Sunday, March 30, 2014

Saturday Night Genealogy Fun: If You Could Take it with You

Here are the rules for this week:

1)  Bill West wrote a blog post, If You Could Take It with You, on his West in New England blog that highlighted a post on Facebook by author CJ Cherryh, which asked:

"A thought question, based on an observation about expectations of the afterlife: the ancient Egyptians envisioned the afterlife as a continuance of their lives, and tried to 'pack' for their future, acquiring charms and items that they could take with them, assuring their association with certain persons, and certain pleasures of life. They spent their lives figuring out what they really truly wanted to have. ----So what would you pack for the afterlife, if you could?"

3)  Tell us what you would pack for the afterlife, if you could.

4)  Write about it in your own blog post, in a comment to this blog post, in a status or comment on Facebook, or in Google Plus Stream post.

Well, let's see:

1.  Photographs of family: my mother, father, siblings, husband, children, niece, nephews, friends, and all the people who have meant much to me.

2.  Copies of my books.  

3.  The books I've loved in life and probably will want to read yet again.

4.  Letters, documents, all the genealogy stuff.  I'll be able to gather information in person there!

5.  Favorite music -- maybe I can even meet my favorite composers.  I think that perhaps George Gershwin and Leonard Bernstein would be the most fun!

6.  My computer and its attendant things.  My digital voice recorder.  Both for recording and keeping genealogical information (but I also have games on my computer).

7.  "Joseph's Coat," the colorful afghan my aunt knitted for me.  I'll need to get her to repair some small tears in it.

8.  Some of my collection of frogs, just to have a few around.

9.  I'll want my rolltop desk, too.

10.  Chocolate.  Lots of chocolate.

That's all I can come up with.  I think that would keep me happy.

Wednesday, January 8, 2014

The Book of Me, Written by You, #18: First Gift

I'm catching up on this series of blogging prompts.  This one is:  what was the first gift that you received?

Heavens, I can't remember!  I'm sure it was long, long ago, at an early Christmas or birthday.  But I surely do not remember.

So I will do what some other bloggers following this series of prompts have done, and write about a memorable gift from my childhood.  I was about eight years old the Christmas I received it.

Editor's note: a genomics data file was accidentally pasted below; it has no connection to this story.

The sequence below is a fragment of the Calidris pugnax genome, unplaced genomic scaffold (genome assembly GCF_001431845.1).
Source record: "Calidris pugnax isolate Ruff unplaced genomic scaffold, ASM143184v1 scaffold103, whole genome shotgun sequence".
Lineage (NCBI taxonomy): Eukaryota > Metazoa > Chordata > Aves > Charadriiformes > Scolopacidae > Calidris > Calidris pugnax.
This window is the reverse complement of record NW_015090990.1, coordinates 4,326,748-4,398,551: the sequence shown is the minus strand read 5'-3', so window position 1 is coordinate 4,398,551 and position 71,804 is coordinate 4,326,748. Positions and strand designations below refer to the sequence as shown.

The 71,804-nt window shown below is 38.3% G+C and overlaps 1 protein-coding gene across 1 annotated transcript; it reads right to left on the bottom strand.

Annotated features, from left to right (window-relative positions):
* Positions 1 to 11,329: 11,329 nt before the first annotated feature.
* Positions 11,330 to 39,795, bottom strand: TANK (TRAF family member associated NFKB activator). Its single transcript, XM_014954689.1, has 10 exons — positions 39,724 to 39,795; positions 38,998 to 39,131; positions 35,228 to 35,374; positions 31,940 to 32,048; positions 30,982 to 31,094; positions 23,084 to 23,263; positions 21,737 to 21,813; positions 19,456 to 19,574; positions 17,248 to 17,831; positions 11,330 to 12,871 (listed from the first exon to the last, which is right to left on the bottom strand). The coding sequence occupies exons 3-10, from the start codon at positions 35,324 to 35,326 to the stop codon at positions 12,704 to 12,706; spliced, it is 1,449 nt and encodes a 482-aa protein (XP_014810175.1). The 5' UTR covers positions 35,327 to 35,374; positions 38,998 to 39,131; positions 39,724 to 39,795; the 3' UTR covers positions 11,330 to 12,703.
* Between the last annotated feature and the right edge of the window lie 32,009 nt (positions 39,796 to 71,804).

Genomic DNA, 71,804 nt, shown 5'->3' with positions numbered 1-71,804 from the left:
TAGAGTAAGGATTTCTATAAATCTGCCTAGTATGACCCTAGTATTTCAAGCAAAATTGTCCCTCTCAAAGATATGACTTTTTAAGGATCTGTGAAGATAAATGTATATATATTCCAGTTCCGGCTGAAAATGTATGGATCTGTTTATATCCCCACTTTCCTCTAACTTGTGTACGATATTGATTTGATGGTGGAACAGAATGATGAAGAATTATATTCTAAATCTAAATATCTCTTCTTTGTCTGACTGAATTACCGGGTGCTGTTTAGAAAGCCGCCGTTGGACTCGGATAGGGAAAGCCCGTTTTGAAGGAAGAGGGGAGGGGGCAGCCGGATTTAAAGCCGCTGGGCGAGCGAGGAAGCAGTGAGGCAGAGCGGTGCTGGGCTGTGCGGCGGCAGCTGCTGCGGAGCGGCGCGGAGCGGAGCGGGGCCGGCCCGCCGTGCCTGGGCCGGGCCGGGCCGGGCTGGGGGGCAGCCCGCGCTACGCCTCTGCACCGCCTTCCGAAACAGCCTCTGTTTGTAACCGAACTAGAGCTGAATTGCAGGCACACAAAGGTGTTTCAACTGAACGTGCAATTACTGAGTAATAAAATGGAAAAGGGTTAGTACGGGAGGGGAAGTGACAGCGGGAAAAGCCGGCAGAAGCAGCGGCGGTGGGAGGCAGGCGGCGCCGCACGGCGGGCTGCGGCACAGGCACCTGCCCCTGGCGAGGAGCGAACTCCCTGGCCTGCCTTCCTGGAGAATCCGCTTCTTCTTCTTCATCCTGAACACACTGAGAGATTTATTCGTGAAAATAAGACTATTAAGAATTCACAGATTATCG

Unfortunately, I cannot show a photograph of it.  I doubt one can be found these days.  It was whimsical, a product of the late 1950s, when I received it.  It was a stuffed . . . er . . . animal.  Or something.  It looked sort of like a monkey, with gangly arms and legs, but had a face more like some sort of alien from outer space.  It was garishly colored.  When my brother and sister and I were permitted to come out of our rooms to the living room, I saw it under the tree -- my mother had apparently not even entertained the thought of wrapping such a strangely-shaped thing -- I exclaimed, "That's great!  What is it?"

It became known as "Whatsit."  I had "Whatsit" until, threadbare and bedraggled, it finally had to be given up.  Even today, some 58 years later, I laugh when I think of "Whatsit."

Monday, January 6, 2014

The Book of Me, Written by You - #19

I'm behind on these posts, but when I got home from Pinellas Park, I got a bout of the flu.  Fortunately, I had a flu shot in October, so this round of flu was abbreviated, but I still had some nausea, temperature of 102.4, and muscle and joint aches that kept me in bed, then a couple weeks to really recover.

This prompt is "Who do you miss?"

My answer is:  Who do I not miss?  Most of my family is gone.

My father died in 1954.  I had just turned 7 years old.  I would like to have had him around longer, of course.  Genealogy has helped me learn a lot about him, though.  That has been one of the great benefits!

My aunt died in 1967, when I was in college at Florida State University.  She had helped me get there, helped me get a housing scholarship, helped me get VA benefits and Social Security benefits on account of my father's Navy service.  She helped raise me, too, from the time we moved to Florida from California after my father's death to her death.  She had a great sense of humor, and we had lots of fun.  She taught me to drive, and I would be her driver on Saturdays as she did her errands.

My grandma died in 1978.  We had fun, when I would go over to her house in the next block from where we lived, and we would sit and watch baseball games together.  She would tell me stories of her growing up in Indiana in the 1890s and 1900s.  I wish I had had the sense to record those stories.

My mother-in-law died in 1978, too.  My husband was away at the Coast Guard Reserve Training Center teaching at the time.  It was late at night when my father-in-law called with the news.  I had to get hold of the officer of the day at the training center and tell him to get my husband to call me.  Then I had to tell him the news.  He went to see the base commander, and was home the next day.  My mother-in-law also had a great sense of humor, having been raised in the country in Georgia in a large family.  She would laugh, and turn bright red.